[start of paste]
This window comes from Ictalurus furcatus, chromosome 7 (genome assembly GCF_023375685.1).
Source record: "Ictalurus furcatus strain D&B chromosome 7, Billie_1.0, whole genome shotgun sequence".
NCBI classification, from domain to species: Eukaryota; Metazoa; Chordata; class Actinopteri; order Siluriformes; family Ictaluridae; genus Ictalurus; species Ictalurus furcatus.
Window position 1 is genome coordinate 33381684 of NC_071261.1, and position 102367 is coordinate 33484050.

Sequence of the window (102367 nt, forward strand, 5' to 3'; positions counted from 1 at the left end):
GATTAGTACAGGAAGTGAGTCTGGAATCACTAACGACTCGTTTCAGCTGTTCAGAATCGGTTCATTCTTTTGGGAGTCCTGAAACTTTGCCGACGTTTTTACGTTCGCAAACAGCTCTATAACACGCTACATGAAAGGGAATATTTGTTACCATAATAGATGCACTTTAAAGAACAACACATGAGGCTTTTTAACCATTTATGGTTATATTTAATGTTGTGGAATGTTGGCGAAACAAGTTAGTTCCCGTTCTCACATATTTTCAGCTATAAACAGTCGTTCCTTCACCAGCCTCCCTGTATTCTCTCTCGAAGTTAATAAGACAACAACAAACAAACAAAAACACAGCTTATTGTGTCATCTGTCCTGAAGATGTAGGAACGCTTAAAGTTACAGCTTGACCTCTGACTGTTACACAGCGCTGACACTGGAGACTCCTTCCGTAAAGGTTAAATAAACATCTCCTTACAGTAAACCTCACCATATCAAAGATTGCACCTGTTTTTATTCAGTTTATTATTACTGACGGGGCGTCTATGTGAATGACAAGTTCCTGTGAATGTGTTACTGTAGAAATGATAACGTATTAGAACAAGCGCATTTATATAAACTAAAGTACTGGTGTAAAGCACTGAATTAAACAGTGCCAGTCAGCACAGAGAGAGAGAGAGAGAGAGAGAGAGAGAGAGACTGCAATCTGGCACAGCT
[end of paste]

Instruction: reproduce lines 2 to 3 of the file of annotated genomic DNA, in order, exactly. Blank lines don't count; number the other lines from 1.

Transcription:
Source record: "Ictalurus furcatus strain D&B chromosome 7, Billie_1.0, whole genome shotgun sequence".
NCBI classification, from domain to species: Eukaryota; Metazoa; Chordata; class Actinopteri; order Siluriformes; family Ictaluridae; genus Ictalurus; species Ictalurus furcatus.